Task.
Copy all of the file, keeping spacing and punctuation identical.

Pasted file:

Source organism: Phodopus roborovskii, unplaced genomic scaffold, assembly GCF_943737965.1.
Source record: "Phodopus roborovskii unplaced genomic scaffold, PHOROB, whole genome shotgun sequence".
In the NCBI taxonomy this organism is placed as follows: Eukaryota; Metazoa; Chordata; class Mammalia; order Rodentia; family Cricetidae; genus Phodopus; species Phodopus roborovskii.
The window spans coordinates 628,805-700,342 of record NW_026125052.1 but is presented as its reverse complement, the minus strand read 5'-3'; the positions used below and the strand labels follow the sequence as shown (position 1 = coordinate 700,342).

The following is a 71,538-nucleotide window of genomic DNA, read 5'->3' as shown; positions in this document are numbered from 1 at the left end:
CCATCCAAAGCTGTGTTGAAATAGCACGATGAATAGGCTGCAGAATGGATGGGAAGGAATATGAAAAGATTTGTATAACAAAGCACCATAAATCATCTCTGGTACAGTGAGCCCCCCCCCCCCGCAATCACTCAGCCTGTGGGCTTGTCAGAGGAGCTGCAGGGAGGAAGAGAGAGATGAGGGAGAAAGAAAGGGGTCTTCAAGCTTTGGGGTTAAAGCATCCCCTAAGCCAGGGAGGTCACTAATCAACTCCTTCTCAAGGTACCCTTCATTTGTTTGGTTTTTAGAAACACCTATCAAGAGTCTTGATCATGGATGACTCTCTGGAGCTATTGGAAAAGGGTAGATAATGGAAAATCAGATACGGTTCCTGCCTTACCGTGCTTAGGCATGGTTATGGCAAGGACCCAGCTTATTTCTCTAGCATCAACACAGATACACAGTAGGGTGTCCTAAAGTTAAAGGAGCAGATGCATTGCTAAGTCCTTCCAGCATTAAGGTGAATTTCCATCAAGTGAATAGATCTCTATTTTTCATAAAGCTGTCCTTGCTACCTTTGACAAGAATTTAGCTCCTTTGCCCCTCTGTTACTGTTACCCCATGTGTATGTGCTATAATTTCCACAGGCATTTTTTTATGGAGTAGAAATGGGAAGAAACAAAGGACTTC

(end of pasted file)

Source organism: Phodopus roborovskii, unplaced genomic scaffold, assembly GCF_943737965.1.
Source record: "Phodopus roborovskii unplaced genomic scaffold, PHOROB, whole genome shotgun sequence".
In the NCBI taxonomy this organism is placed as follows: Eukaryota; Metazoa; Chordata; class Mammalia; order Rodentia; family Cricetidae; genus Phodopus; species Phodopus roborovskii.
The window spans coordinates 628,805-700,342 of record NW_026125052.1 but is presented as its reverse complement, the minus strand read 5'-3'; the positions used below and the strand labels follow the sequence as shown (position 1 = coordinate 700,342).

The following is a 71,538-nucleotide window of genomic DNA, read 5'->3' as shown; positions in this document are numbered from 1 at the left end:
CCATCCAAAGCTGTGTTGAAATAGCACGATGAATAGGCTGCAGAATGGATGGGAAGGAATATGAAAAGATTTGTATAACAAAGCACCATAAATCATCTCTGGTACAGTGAGCCCCCCCCCCCCGCAATCACTCAGCCTGTGGGCTTGTCAGAGGAGCTGCAGGGAGGAAGAGAGAGATGAGGGAGAAAGAAAGGGGTCTTCAAGCTTTGGGGTTAAAGCATCCCCTAAGCCAGGGAGGTCACTAATCAACTCCTTCTCAAGGTACCCTTCATTTGTTTGGTTTTTAGAAACACCTATCAAGAGTCTTGATCATGGATGACTCTCTGGAGCTATTGGAAAAGGGTAGATAATGGAAAATCAGATACGGTTCCTGCCTTACCGTGCTTAGGCATGGTTATGGCAAGGACCCAGCTTATTTCTCTAGCATCAACACAGATACACAGTAGGGTGTCCTAAAGTTAAAGGAGCAGATGCATTGCTAAGTCCTTCCAGCATTAAGGTGAATTTCCATCAAGTGAATAGATCTCTATTTTTCATAAAGCTGTCCTTGCTACCTTTGACAAGAATTTAGCTCCTTTGCCCCTCTGTTACTGTTACCCCATGTGTATGTGCTATAATTTCCACAGGCATTTTTTTATGGAGTAGAAATGGGAAGAAACAAAGGACTTC